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Today ACEM joins with people and organisations the world over commemorating the UN International Day of Older Persons. It is an opportunity to reflect on the care provided in emergency departments to older persons and to consider how that care meets the needs of people seeking it.

‘The emergency department can be a very confusing and disorientating place for an older adult, especially if there is co-existent cognitive impairment or dementia,’ says FACEM Ellen Burkett, a member of the College’s Geriatric Emergency Medicine Section (GEMS) Executive.

‘There are a number of challenges for older adults in emergency departments – it can be a fast-paced environment, with lots of competing noise, rapidly changing visual stimuli and often multiple staff are involved in the care of one individual.’

Those staff may include doctors, nurses, hospital aids, radiographers, volunteers and allied health, Ellen says.

The growing need to understand the complexities of and comfortably deliver appropriate care to older persons in emergency departments has driven the release of updates to to two ACEM policies – End of life and palliative care in the emergency department  (P455) and Care of older persons in the emergency department (P51).

‘There is no doubt that without advocacy for this group, their care can be suboptimal and this affects their care right through the hospital system and after discharge.

‘The Care of Older Persons Policy provides a framework to deliver high-quality care to older persons with the goal of improving outcomes in an often vulnerable cohort.’ 

The quality of care provided to older persons in the emergency department can directly impact on an individual’s outcomes.

‘It’s a pivotal point in time that determines the older person’s ability to return to independence versus transitioning to a life of ongoing care dependence,’ says FACEM Carolyn Hullick, Chair of GEMS.

‘Managing a 75-year-old car crash victim with multiple morbidities who is anticoagulated is very different to managing a 25-year old with similar mechanism of injury.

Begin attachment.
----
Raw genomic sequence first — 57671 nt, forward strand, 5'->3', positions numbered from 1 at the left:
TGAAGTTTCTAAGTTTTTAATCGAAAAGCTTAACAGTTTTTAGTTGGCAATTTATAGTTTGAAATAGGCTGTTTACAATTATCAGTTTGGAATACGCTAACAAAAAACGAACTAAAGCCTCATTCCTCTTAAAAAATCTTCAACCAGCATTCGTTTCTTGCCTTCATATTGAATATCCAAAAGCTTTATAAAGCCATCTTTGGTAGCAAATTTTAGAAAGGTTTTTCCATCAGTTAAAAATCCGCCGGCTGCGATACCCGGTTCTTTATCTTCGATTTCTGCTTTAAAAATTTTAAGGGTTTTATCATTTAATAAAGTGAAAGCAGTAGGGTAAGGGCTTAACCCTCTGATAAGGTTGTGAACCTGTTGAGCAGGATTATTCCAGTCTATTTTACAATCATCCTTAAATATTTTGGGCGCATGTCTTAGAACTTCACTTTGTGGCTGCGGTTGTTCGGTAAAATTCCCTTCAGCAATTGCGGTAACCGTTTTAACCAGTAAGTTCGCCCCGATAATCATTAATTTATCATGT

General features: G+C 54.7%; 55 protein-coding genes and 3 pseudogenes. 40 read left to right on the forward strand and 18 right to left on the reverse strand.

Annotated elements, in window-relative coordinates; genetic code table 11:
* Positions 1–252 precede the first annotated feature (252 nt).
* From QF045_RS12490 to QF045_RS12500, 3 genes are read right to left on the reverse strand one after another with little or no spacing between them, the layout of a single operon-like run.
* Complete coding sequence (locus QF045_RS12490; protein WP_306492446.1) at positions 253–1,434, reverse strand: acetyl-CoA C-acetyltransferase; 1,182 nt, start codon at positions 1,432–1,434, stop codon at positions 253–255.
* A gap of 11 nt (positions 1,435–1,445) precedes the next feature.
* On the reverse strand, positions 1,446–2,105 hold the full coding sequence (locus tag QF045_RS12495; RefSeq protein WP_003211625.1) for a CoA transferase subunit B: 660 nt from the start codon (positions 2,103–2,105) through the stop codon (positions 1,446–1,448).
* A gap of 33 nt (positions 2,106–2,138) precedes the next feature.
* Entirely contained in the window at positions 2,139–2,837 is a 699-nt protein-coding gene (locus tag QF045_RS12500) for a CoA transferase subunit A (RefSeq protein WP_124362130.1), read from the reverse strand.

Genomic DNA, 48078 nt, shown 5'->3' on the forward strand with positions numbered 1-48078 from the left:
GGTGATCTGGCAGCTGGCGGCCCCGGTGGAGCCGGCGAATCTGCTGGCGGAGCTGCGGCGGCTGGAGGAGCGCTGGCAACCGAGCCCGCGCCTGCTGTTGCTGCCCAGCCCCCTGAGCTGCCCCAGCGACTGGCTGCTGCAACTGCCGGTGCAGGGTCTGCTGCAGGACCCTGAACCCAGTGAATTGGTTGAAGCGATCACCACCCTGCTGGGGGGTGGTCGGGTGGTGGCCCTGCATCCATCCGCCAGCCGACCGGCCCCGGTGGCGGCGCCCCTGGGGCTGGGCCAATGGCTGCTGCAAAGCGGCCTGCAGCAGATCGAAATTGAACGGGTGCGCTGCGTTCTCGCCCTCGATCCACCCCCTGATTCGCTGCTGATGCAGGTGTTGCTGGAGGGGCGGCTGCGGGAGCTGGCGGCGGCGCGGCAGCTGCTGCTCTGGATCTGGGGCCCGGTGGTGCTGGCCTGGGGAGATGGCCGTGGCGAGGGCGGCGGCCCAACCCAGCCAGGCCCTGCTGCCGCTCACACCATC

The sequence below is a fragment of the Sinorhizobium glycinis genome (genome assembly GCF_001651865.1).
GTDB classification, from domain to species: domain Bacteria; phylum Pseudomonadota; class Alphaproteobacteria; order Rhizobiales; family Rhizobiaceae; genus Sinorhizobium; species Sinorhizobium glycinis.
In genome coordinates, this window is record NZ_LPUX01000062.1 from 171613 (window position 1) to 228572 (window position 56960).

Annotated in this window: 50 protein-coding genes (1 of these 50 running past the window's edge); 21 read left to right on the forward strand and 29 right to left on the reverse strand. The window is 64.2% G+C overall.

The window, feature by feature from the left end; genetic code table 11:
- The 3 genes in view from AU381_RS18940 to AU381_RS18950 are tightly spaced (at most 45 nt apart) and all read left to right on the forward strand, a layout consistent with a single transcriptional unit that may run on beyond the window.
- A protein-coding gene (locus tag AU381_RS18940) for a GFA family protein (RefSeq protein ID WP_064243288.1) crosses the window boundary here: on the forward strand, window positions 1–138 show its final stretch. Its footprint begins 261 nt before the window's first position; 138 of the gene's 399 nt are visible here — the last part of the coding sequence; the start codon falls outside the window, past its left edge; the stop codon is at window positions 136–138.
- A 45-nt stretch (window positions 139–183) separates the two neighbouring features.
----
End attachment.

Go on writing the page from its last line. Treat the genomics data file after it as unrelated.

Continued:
‘We are well trained to perform life-saving procedures, but in certain circumstances those procedures may not have benefit.’

‘Our challenge as practicing emergency physicians is to recognise when a patient may be on an end-of-life trajectory and have the confidence and skills to open a discussion about the goals of care and the limitations of medical intervention,’ Carolyn says.

Co-GEMS Executive FACEM Scott Pearson says the revised Palliative Care Policy provides a framework for those discussions.

‘With our ageing population – in society and our emergency departments – there are more frequent episodes of care that hinge around the extent of medical interventions.

‘Discussions with patients, family and whānau about the benefits and concerns of medical interventions and aligning management to the individuals’ goals of care are critical.’

He says a lot of time is spent acquiring technical expertise, but comparatively little time is spent developing communication skills in these complex goals-of-care discussions.

‘There is no perfect screening tool to detect the patient who is nearing the end of their life but adjuncts such as the “surprise question”, along with the Clinical Frailty Scale, can assist in this process, along with physician experience, SPICT and CrisTAL.’

He says it’s important to remember that these discussions may not be the start of the patient or family’s discussions.

‘It may be that the patient’s general practitioner has already started these discussions and the emergency department attendance is actually an opportunity to continue and advance this discussion.

‘Regardless, it important is that any discussions are documented so that the general practitioner or inpatient caregivers are well informed and are able to ensure that the care delivered is aligned to the person’s individual goals of care.’

The importance of communication is across the spectrum of the patient experience, Scott says.

‘Hopefully these policy updates will encourage emergency medicine staff to renew those relationships for the benefit of our patients.’

Updates to P51 and P455 are thanks to the work of many contributors. GEMS gives special thanks to palliative care-trained FACEMs Dr Bill Lukin and Dr Terry Nash (Queensland), Mark Webb (South Australia) and Dr Ian Rogers (Western Australia) for their specialist input to the palliative care policy, as well as Dr Eddy Strivens and the Australian and New Zealand Society for Geriatric Medicine Care of Older Persons review.

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